Toggl is a time-tracking web application that I just found. You can use it to measure how much time you spend on tasks.
They also have a desktop client for Mac, Windows and Linux, which is a nice touch.
Except… the teeny-tiny desktop client, which has about 20k worth of logic in it, is 114 MB big. It’s an obscene amount of code even in today’s world, where neither programmers nor users care that much about overhead. 106 MB of that is used by 9 Qt libraries.
The tragic thing is: with a little more (or even less) effort, it could have been a tiny application. I understand the difficulty of delivering a desktop app for 3 different OSes and the allure of using a framework that promises to “write once deploy everywhere”, but Qt is not easy to learn or easy to write code in (being a C++ monster that it is).
As far as I can tell Toggl’s desktop client is a window that embeds a web browser and the UI is implemented in HTML with a bit of native logic driven from it. Writing an application like that in C# on Windows or Cocoa on Mac is a weekend effort even by someone who doesn’t know those platforms very well. The complexity of such program is at the level of an introductory example for beginners.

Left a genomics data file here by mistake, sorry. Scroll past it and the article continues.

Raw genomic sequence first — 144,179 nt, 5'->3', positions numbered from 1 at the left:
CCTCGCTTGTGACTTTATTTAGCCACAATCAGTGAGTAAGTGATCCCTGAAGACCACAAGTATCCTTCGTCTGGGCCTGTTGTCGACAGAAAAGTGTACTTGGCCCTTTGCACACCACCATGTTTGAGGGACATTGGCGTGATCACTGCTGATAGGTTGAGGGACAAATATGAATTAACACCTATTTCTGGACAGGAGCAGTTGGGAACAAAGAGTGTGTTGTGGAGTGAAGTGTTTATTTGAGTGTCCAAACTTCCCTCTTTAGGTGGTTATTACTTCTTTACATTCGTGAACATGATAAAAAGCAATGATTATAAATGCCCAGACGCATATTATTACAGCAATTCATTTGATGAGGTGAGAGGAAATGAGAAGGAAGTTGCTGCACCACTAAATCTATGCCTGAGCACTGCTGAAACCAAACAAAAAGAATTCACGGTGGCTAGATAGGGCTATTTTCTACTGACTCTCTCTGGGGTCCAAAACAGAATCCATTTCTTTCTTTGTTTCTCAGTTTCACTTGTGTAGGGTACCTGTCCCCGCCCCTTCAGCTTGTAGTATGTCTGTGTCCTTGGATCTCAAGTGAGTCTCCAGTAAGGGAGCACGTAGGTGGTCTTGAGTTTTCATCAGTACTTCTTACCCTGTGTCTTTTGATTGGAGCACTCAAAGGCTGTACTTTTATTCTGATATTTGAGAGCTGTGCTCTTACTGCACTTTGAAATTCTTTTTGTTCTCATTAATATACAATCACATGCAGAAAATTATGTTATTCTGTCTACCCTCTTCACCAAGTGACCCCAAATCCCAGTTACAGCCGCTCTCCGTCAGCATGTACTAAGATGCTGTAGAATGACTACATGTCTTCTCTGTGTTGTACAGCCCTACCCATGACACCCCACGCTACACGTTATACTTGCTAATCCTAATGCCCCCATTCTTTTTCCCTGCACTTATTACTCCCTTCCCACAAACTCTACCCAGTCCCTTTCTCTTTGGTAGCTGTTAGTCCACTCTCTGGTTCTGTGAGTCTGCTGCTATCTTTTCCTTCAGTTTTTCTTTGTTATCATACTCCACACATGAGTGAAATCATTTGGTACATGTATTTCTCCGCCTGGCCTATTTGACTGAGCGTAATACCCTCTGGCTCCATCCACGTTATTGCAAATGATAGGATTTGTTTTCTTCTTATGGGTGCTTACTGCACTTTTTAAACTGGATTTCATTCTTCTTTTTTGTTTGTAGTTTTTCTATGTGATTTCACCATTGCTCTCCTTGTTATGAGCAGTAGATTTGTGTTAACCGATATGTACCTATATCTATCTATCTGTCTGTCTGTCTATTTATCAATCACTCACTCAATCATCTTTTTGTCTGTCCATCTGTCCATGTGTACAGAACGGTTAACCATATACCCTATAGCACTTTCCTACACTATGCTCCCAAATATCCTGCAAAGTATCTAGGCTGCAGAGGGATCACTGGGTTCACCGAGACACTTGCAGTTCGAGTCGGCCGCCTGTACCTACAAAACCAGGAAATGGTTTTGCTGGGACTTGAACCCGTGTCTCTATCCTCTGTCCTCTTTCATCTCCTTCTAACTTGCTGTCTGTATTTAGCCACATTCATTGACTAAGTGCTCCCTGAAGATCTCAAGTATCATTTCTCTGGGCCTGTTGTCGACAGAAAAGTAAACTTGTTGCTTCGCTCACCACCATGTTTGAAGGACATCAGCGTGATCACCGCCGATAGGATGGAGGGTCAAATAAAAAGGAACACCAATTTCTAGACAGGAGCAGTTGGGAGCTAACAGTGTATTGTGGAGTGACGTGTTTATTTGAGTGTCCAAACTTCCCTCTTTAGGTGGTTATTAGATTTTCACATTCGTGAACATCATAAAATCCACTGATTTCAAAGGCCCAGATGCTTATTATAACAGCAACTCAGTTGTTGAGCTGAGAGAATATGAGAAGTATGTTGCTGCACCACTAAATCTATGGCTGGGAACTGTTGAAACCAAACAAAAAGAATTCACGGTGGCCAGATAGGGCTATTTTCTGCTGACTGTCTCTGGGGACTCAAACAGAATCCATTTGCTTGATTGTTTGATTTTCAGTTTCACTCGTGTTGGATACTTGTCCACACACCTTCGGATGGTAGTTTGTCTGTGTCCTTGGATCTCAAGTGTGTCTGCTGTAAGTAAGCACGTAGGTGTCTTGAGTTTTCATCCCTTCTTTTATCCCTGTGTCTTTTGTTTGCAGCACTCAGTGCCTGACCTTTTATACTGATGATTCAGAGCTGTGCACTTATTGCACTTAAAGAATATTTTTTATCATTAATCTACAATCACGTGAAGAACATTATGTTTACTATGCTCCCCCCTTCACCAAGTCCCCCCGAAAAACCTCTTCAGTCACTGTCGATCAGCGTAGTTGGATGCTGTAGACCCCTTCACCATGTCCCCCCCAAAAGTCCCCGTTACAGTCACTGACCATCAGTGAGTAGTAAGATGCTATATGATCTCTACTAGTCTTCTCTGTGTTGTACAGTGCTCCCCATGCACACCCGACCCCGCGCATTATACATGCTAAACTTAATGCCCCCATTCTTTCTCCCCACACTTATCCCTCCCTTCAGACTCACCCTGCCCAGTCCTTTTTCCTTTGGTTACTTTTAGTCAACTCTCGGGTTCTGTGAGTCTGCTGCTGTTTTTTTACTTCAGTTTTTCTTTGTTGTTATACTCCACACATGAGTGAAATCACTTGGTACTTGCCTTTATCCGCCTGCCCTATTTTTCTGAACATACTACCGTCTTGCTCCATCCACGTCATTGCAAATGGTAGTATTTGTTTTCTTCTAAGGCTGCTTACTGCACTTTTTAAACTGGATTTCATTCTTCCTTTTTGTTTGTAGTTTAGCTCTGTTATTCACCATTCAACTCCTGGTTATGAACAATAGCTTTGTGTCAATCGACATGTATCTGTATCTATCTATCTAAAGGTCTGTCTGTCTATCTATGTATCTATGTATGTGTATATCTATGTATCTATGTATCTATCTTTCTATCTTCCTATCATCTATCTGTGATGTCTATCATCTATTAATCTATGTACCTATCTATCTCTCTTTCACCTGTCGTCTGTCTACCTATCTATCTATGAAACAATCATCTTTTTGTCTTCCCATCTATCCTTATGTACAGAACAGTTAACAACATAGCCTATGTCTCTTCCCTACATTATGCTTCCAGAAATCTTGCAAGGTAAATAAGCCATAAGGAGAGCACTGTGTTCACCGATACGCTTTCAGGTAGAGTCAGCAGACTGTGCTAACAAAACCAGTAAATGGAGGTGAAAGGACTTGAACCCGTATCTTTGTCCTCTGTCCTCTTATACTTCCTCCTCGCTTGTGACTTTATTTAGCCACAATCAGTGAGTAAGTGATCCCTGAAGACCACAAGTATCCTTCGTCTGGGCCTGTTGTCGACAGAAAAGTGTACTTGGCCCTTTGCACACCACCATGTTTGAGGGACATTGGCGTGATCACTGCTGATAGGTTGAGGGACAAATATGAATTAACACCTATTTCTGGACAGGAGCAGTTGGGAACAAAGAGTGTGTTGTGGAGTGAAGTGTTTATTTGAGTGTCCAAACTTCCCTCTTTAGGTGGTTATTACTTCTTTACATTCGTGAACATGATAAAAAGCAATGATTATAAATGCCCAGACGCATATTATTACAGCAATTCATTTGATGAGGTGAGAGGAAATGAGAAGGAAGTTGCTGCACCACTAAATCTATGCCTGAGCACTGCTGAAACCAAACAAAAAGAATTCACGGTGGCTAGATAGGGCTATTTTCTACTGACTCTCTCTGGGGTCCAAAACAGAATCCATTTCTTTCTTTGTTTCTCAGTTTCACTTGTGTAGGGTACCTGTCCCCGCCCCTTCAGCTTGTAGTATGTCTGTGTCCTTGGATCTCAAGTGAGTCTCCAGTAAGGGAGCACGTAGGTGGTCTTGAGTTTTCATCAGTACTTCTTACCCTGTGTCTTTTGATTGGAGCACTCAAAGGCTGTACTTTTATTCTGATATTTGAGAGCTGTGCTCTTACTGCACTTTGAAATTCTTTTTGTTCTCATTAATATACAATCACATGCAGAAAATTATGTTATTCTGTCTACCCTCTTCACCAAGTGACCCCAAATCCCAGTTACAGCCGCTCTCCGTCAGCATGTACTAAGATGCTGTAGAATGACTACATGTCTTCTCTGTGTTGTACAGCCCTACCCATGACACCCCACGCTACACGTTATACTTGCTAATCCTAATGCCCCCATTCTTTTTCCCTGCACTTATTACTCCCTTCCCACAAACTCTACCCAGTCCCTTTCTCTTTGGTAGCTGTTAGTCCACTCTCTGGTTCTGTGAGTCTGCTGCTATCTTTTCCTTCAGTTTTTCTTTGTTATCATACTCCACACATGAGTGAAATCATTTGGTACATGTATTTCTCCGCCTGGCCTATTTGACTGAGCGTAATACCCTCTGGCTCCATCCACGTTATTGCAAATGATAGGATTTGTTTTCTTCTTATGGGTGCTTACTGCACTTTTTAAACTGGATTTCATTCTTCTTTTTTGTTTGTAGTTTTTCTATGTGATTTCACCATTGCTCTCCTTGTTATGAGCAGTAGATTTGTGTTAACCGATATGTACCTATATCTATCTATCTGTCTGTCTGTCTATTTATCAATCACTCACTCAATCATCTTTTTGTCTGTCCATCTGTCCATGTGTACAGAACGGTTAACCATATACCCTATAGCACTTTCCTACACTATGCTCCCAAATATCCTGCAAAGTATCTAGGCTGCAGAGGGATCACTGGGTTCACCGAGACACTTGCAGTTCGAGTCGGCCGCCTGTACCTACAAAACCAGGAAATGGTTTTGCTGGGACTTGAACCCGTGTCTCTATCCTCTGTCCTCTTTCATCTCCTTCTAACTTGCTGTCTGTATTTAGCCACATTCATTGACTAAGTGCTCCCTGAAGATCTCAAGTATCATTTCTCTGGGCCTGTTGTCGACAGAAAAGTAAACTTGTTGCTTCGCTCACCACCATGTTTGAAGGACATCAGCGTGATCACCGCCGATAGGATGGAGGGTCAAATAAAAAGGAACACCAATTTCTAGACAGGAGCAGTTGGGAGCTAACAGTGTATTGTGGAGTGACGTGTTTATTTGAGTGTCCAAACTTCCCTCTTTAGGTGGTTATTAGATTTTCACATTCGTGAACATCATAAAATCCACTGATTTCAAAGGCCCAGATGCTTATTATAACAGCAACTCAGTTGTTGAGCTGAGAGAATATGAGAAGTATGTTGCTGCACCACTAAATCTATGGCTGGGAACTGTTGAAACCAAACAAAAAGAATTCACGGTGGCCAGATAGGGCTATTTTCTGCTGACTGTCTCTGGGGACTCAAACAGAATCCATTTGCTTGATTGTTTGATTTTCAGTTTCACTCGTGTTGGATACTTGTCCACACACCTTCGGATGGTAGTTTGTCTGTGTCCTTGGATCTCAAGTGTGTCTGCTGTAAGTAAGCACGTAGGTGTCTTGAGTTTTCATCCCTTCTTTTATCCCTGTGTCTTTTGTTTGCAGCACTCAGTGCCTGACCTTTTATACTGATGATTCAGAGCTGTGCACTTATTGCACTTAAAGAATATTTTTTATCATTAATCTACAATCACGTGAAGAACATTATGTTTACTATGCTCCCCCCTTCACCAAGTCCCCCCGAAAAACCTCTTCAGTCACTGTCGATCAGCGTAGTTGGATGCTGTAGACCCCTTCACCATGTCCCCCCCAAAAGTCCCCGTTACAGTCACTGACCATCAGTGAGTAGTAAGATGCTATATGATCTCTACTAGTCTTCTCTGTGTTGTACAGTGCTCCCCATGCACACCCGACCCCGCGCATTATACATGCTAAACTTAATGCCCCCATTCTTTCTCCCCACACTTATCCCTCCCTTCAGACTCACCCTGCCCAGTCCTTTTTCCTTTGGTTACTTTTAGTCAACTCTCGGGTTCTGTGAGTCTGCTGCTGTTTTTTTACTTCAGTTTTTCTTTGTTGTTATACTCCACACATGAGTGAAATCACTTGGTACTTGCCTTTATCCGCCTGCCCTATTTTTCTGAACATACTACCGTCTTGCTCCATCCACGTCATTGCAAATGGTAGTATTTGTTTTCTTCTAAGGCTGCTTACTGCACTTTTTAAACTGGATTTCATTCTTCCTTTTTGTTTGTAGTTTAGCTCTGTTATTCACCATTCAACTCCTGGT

Someone who knows what they’re doing would spend less time writing 2 apps using the best technologies on a given platform than it takes to setup a build environment for Qt. If written in Cocoa or C# they would end up being tens of kilobytes in size, not hundreds of megabytes.
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